Japanese car maker Toyota has announced that it will recall as many as 361,800 vehicles across the globe in order to fix three separate defects that the company identified in these vehicles.
According to Reuters, Toyota’s premium sedan, the Toyota Camry, has been identified as one of the vehicles that have been affected by one of these defects. The New York Post reports that all the 170,000-plus Toyota Camry’s have been identified to potentially contain a faulty ball joint that could result in the loss of control of the vehicle. It is unclear at this time where exactly the defective part is located in the car.
While cars in the United States have not been affected by these three defects, the primary target market for this product recall by Toyota will be Europe, with as many as 120,000 vehicles there affected. The other major market where the product recall would happen is Toyota’s home country, Japan, where a total of 40,000 Toyota Camry cars are estimated to be affected by the defect.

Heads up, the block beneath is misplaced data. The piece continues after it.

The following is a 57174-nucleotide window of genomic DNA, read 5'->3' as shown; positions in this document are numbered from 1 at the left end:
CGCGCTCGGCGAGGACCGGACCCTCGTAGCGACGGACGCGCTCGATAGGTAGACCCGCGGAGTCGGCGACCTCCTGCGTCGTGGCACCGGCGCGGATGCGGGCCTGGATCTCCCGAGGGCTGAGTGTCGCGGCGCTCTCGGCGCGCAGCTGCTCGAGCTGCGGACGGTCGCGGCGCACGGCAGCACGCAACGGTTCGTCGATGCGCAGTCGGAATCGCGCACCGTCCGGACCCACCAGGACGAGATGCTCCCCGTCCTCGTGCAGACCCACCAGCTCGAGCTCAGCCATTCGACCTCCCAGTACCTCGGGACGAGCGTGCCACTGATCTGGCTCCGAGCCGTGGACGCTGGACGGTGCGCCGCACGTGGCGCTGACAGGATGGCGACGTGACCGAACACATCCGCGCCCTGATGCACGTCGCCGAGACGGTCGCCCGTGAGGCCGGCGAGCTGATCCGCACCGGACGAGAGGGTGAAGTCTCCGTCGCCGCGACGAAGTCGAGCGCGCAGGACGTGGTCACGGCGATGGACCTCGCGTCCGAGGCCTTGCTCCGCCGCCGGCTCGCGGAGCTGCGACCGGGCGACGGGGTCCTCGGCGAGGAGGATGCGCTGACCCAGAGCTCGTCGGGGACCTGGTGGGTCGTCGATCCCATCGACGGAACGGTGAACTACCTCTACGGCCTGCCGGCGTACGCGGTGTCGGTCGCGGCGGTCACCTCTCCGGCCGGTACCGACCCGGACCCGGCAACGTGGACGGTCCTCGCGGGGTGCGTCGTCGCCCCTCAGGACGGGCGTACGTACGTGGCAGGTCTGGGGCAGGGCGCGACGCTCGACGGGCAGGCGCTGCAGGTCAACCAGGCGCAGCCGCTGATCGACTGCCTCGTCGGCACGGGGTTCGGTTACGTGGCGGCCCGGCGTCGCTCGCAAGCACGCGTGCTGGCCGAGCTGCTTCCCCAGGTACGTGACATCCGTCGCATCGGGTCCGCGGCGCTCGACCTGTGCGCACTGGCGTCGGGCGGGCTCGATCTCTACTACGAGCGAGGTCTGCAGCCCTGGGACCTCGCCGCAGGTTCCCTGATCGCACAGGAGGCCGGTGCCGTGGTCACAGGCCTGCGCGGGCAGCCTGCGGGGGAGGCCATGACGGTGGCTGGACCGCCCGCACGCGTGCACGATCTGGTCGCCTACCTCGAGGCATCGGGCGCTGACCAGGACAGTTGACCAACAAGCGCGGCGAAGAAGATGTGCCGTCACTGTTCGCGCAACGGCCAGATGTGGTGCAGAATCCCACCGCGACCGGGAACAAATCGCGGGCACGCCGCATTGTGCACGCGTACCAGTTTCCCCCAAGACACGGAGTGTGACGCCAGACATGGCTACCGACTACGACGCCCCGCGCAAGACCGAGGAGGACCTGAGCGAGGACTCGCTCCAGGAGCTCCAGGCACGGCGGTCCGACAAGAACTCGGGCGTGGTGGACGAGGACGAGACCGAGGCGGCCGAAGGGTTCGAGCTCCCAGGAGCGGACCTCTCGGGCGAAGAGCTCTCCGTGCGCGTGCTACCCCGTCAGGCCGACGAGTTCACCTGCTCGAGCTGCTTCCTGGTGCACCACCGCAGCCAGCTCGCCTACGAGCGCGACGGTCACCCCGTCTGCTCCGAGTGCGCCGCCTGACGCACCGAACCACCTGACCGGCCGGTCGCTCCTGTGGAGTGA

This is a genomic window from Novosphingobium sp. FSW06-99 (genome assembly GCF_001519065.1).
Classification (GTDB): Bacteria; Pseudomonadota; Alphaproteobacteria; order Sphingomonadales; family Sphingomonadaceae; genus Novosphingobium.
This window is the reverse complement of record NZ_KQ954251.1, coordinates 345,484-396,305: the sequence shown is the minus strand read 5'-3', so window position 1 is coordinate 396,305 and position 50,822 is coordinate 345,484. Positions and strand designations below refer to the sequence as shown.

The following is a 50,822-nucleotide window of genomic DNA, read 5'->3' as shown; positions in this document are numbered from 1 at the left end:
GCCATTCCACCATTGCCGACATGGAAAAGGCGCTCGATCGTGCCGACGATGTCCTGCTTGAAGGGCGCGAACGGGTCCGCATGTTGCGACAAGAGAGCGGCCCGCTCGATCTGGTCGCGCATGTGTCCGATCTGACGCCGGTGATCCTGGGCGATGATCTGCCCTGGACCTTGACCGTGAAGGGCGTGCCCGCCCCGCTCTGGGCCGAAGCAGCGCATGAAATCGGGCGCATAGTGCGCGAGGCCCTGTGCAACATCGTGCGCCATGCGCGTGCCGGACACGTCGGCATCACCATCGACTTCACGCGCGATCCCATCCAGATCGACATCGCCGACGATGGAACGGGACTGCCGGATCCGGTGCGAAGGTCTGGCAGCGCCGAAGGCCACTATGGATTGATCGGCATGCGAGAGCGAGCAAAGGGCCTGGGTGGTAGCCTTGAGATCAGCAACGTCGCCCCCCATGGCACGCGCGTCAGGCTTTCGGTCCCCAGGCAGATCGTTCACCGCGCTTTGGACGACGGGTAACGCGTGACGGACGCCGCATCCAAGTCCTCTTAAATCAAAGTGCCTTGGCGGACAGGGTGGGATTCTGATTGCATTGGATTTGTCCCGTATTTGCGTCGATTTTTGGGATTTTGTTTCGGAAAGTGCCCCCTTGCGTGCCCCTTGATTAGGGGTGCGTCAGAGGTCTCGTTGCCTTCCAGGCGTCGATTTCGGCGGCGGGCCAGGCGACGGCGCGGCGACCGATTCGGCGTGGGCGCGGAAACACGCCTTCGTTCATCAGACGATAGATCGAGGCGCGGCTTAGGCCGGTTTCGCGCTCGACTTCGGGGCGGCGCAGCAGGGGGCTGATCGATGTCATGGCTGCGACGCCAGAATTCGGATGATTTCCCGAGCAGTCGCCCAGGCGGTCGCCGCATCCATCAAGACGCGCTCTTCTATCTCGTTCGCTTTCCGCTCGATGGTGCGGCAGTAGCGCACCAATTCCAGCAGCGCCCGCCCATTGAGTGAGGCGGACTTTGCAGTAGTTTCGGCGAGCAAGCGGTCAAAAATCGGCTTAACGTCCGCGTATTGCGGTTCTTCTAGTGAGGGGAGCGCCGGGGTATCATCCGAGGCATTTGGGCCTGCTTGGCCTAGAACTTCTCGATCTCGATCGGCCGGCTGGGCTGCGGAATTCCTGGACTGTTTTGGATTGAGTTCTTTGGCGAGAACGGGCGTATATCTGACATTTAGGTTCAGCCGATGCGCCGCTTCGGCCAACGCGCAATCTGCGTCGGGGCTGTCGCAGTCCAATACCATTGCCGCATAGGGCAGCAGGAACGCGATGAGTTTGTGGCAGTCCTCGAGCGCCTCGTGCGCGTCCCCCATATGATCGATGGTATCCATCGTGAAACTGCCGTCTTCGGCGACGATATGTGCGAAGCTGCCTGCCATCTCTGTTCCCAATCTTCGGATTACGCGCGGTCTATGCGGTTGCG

The other car models that come under this new product recall by Toyota include the Hiace, Regius Ace, and Dyna models. A total of 105,800 cars from these model ranges have been affected by a defect that can be rectified after replacing the fuel pipe. Another 86,000 cars from the Crown and Crown Majesta models in Japan are included in the product recall. These Toyota cars have defective outer seat belt assemblies that would be replaced by the company
While the move by Toyota to recall over 360,000 cars across the globe sounds drastic, it seems to be a precautionary move by the Japanese automaker in order to avoid any accidents or mishaps that could be caused due to these defective parts. The company has confirmed that no crashes, injuries, or deaths caused by these three defects have taken place so far.
This latest recall from Toyota comes just weeks after the Inquisitr reported about the airbag-related product recall in the U.S. that reportedly affects over 7.8 million cars sold in the country. Many of those cars are made by Toyota as well. In a related report, former employees of the airbag manufacturer Takata have revealed that the company was aware of the defects well over a decade ago — but chose to brush it under the carpet.
Do you feel safe driving a Toyota car now?
[Image Via Wikimedia Commons]